Earned Income Tax Credit Day Kick-Off Event

Earned Income Tax Credit Day Kick-Off Event
Worcester Community Action Council
Worcester, MA
January 27, 2012

Good morning.  Thank you, Jill, for that kind introduction and for hosting this event. It’s a pleasure to be here.

I want to recognize Joe Diamond  and Ditzah Wooden-Wade, for their work on the Community Services Block Grant. 

And I’m very pleased to be with my IRS partner, Debra Holland and a host of Massachusetts dignitaries who you will hear from later, as well as people who know from personal experience what a boon the EITC can be. 

Because of my career path, I have gained some understand of the challenges low income families face when they try to achieve a measure of financial security.

These challenges have starkly increased in the past few years, when everyone has felt the effects of the turndown in our economy—and no group has suffered more than those who were already living on the edge of solvency.

A light in this dark picture has been the Earned Income Tax Credit. 

Last year, because of the EITC, 6.6 million people, half of them children, were actually lifted out of poverty.  Without the EITC, the U.S. poverty rate would have increased by 18 percent!

That makes it one of the most important anti-poverty programs in the country.

Among those 6.6 million is a woman named Donna.

Donna was a client at a community action agency in Maryland.  She has a long history of mental health problems and homelessness.  Finally at the age of 60, she found a part time job with the aid of a variety of services from the agency.

And that’s not all the agency helped her with—now it’s also the place where she gets her taxes done with the assistance of a volunteer tax preparer. Last year, Donna and the VITA volunteer were ecstatic to find that because of the EITC and the support she provides to her disabled son, Donna would receive a $3,000 refund!

That meant that Donna could buy a car and go to the dentist. She even began to build a secure future for her son by purchasing savings bonds.

I know there are folks with stories like Donna’s in this room—stories of hope, of opportunity, of hard work paying off in a way that makes you want to work even harder.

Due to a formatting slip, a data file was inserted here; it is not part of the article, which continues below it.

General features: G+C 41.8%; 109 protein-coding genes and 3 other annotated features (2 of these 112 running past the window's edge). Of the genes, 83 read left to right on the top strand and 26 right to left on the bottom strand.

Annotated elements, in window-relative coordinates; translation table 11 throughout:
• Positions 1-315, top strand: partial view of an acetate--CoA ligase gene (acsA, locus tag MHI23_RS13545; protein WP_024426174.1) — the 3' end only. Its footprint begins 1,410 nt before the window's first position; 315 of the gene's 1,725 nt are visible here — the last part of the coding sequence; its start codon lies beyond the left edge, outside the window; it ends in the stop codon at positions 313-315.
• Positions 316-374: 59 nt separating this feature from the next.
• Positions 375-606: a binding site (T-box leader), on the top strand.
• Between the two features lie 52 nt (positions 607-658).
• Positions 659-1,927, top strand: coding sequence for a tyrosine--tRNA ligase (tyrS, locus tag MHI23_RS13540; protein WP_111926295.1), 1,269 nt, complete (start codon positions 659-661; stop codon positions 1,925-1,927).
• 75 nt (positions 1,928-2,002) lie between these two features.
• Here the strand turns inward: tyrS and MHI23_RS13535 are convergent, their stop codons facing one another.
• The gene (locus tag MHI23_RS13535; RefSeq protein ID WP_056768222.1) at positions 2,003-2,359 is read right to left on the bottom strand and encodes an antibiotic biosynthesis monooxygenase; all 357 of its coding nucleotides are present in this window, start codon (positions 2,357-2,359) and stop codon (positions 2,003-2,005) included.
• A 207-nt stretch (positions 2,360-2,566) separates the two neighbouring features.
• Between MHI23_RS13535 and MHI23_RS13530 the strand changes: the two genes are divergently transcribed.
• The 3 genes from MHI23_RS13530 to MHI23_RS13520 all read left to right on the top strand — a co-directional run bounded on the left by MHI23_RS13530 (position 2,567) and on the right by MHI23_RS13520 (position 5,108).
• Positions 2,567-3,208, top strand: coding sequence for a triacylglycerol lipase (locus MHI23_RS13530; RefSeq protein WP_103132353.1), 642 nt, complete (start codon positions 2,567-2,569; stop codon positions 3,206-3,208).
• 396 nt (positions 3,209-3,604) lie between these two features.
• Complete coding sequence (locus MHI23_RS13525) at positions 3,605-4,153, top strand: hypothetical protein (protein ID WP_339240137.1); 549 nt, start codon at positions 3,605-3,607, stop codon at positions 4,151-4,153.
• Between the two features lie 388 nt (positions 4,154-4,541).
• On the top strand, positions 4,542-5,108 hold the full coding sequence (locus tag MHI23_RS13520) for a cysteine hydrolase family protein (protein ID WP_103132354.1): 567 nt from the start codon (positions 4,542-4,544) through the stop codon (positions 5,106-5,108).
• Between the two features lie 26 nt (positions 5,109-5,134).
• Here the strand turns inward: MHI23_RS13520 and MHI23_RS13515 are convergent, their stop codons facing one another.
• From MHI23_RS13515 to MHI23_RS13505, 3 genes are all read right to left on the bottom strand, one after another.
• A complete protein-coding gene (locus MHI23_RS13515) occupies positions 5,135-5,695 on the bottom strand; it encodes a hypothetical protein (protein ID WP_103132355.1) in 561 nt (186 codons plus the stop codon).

EITC is part of the fabric of hope. It creates that opportunity.  It shows working people that their current reality need not be their future destiny.

ACF and the IRS are committed to helping other working low-income individuals keep more of what they earn and use it to climb out of poverty.  This is also an enormous priority for the President who continues to create initiatives that foster economically secure and resilient communities.

All across America, community action agencies are working with the IRS and local partners to provide VITA services, financial literacy, and other benefits that help people become self-sufficient. 

In 2011, because of community action agencies, almost 400,000 low income individuals got the tax credits to which they are entitled.

However, 20 to 25 percent of eligible taxpayers do NOT take advantage of the EITC and other resources that would help them build a sound financial future.

That’s what we want to change.  It is absolutely critical that Americans with low incomes become aware of these programs that reward responsibility and create a ladder upward into the middle class.

These programs are a pivotal part of our effort to foster healthy, independent families and communities.

We are happy to have the IRS and a host of local agencies as our partners in this vital effort. 

This is agency to agency collaboration at its best—we’re getting rid of bureaucratic barriers wherever they exist so that we can accomplish something very important—and that’s to have more success stories like the ones we’ll hear today.

So once again, thanks to all of our partners for coming together for this great event.

We are eager to continue working together support the long term success of families in need.

Thank you.

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